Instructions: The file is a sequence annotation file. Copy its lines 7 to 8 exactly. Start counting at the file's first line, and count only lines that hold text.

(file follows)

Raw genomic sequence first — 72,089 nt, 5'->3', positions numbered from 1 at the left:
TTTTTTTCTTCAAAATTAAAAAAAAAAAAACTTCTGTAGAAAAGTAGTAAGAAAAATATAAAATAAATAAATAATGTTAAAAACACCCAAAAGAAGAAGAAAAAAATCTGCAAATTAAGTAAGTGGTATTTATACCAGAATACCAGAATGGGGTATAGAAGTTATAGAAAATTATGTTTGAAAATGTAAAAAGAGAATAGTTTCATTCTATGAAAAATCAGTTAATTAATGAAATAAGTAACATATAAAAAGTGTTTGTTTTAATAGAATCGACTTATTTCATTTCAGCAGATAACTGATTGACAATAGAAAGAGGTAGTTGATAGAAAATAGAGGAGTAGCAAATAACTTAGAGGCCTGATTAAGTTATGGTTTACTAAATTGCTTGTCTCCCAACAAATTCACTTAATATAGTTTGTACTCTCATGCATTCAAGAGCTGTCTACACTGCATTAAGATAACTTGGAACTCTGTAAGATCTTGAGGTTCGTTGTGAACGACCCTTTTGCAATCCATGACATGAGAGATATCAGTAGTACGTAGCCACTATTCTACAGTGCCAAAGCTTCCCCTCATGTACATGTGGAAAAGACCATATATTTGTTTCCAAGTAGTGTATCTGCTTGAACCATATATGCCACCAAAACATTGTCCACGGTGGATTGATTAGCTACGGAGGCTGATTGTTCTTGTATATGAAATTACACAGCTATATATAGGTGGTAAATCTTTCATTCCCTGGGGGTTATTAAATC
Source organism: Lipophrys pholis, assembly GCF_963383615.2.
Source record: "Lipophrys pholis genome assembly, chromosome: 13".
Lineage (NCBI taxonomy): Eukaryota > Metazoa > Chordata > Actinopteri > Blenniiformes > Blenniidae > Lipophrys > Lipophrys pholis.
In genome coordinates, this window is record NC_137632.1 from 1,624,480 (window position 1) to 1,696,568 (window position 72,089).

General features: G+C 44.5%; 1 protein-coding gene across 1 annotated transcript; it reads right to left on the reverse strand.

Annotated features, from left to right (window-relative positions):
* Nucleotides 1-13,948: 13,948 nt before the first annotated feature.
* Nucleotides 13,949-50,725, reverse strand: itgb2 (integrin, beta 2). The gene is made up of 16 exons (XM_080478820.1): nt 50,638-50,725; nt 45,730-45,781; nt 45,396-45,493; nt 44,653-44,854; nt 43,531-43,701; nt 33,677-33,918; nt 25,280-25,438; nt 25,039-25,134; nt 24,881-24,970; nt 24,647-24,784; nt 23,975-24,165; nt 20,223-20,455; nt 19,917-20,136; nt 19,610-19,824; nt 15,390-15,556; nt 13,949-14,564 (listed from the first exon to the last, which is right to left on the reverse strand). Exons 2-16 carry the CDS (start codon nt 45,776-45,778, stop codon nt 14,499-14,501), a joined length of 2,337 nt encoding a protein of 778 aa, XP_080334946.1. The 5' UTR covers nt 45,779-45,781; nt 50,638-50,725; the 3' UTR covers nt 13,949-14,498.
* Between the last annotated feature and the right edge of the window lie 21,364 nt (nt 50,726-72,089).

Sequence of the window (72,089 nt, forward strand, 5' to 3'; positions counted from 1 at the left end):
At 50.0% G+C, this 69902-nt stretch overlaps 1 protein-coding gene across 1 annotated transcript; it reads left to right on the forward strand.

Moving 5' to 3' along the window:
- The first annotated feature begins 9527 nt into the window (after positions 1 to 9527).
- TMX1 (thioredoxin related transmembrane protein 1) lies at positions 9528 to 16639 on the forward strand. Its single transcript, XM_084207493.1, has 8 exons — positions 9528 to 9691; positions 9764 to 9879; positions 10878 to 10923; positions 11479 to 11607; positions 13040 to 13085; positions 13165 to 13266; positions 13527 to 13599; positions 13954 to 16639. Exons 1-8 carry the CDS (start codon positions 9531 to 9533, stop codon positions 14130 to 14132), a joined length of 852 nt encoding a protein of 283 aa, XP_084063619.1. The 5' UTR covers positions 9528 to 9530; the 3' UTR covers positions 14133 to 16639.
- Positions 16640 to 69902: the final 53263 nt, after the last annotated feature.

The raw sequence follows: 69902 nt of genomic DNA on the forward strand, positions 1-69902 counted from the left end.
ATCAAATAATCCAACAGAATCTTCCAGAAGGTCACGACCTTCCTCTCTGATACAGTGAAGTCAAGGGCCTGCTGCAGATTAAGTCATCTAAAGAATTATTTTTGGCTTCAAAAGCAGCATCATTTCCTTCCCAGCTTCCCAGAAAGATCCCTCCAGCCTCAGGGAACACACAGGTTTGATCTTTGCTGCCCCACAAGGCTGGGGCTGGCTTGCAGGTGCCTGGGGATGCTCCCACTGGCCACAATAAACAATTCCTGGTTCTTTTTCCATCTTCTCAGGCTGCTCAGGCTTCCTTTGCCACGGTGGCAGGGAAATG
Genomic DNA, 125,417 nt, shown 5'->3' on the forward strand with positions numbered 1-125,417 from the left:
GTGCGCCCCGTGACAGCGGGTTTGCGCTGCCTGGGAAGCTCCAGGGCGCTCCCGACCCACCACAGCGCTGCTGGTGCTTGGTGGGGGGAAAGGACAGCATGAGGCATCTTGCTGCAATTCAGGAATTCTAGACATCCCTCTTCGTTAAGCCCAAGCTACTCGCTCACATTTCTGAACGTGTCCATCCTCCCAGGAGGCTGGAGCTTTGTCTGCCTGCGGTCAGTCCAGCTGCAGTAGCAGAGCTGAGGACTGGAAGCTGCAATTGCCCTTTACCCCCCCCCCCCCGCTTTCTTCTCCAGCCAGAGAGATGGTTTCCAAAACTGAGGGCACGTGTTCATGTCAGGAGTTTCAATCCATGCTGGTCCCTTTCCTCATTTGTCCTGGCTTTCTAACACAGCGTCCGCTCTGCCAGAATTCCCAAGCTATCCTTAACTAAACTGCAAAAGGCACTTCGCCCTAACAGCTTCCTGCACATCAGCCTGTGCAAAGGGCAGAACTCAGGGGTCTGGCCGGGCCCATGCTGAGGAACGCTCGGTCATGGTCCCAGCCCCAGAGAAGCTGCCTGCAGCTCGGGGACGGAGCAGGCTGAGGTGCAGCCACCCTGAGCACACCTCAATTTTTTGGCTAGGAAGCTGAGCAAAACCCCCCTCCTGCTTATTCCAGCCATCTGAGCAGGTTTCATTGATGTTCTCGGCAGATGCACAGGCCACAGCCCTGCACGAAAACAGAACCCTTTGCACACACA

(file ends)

General features: G+C 44.5%; 1 protein-coding gene across 1 annotated transcript; it reads right to left on the reverse strand.

Annotated features, from left to right (window-relative positions):